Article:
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Henry, William

gas law bleaching chemistry

(1774–1836) British chemist: discovered law of gas solubility.

Henry was the third and most successful son of Thomas Henry, whose profitable ventures in chemistry had included the early use of chlorine for bleaching textiles, the preparation and use of bleaching powder (Cl2 absorbed in lime) as a useful alternative to the gas, and the making of ‘calcined magnesia’ (ie Mg(OH)2 ) for medicinal use. Young William was injured by a falling beam at the age of 10; the injuries gave him ill health and pain throughout his life, and he finally killed himself. He qualified in medicine in 1807 but his research was mainly in chemistry. He is now best known for Henry’s Law, which states that the mass of a gas dissolved by a given volume of a solvent, at a constant temperature, is directly proportional to the pressure of gas with which the solvent is in equilibrium. The law holds well only for slightly soluble gases at low pressures.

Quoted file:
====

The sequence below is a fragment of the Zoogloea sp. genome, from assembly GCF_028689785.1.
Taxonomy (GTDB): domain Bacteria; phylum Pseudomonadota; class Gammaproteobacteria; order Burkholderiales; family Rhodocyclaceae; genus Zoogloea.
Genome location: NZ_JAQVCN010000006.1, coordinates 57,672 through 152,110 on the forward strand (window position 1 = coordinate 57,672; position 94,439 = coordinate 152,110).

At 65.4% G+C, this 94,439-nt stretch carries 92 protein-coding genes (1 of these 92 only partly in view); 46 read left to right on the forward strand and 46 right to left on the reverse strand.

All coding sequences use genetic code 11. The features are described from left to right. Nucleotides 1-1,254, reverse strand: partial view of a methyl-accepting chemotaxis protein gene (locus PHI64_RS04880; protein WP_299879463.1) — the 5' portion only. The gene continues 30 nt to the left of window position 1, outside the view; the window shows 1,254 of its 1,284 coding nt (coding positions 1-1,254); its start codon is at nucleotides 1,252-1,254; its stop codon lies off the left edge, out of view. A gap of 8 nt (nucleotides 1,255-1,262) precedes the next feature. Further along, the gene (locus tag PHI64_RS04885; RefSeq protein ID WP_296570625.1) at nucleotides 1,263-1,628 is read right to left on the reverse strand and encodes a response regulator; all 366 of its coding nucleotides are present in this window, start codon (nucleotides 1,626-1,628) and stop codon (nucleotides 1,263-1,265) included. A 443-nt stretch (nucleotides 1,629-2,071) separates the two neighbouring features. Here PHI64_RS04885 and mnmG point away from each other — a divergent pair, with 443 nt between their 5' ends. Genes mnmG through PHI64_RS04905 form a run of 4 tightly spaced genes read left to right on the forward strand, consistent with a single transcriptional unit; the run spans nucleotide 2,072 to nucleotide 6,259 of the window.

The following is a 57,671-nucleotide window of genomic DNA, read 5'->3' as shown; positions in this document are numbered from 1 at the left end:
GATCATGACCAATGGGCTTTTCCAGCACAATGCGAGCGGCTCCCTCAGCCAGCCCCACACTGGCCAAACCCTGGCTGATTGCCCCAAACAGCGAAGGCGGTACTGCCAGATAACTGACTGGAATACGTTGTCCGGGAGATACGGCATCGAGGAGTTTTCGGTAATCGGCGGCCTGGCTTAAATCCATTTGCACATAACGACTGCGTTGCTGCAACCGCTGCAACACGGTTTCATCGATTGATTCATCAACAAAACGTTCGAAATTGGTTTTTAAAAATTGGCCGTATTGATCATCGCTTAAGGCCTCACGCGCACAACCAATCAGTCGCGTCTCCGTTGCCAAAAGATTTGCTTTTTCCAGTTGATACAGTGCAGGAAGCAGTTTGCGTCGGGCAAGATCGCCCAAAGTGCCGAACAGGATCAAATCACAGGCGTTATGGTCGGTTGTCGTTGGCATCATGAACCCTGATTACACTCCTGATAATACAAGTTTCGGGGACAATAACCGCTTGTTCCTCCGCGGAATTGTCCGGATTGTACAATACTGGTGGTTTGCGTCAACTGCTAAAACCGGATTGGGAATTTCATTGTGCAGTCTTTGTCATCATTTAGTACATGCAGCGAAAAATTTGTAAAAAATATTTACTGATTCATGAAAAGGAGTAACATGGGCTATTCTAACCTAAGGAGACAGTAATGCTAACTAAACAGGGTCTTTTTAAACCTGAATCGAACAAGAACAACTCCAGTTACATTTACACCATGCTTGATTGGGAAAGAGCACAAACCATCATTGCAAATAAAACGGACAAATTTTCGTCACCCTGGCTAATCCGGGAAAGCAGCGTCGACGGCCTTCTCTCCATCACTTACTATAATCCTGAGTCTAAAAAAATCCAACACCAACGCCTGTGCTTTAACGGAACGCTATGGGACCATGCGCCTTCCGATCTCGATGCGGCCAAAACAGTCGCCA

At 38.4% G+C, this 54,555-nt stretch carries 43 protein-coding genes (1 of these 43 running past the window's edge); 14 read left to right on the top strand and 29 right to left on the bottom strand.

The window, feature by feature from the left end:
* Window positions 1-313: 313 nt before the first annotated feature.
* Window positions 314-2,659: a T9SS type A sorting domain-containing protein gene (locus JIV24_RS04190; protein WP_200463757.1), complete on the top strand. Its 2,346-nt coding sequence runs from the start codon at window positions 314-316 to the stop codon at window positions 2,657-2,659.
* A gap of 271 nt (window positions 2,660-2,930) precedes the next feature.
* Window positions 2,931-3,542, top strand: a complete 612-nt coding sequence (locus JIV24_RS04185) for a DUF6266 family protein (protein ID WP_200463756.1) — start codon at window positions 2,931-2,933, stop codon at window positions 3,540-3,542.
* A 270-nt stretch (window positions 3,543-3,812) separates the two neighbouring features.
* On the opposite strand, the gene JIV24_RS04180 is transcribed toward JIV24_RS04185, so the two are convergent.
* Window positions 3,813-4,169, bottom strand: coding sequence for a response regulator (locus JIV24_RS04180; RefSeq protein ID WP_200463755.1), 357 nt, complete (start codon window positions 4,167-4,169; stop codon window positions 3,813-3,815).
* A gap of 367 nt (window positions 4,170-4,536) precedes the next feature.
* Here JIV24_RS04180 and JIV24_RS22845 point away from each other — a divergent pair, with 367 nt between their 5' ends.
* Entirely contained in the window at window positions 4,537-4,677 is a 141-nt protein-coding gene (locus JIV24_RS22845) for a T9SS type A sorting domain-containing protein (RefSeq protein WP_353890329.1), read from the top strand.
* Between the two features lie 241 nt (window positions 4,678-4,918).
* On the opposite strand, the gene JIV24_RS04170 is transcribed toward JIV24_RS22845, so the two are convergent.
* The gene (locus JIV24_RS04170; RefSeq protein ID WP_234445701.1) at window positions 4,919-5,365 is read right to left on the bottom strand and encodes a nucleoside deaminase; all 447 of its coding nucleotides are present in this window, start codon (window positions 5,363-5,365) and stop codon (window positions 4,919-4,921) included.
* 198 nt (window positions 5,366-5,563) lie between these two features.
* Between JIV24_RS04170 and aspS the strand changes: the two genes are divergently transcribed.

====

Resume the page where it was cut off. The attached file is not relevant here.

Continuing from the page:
Henry was a close friend of but, despite superior skill and range as an experimenter, lacked his friend’s boldness as a theorist and never committed himself to the atomic theory whose birth he had assisted.

Henryson, Robert (c. 1420–before 1505) - BIOGRAPHY, CRITICAL RECEPTION [next] [back] Henry, Joseph

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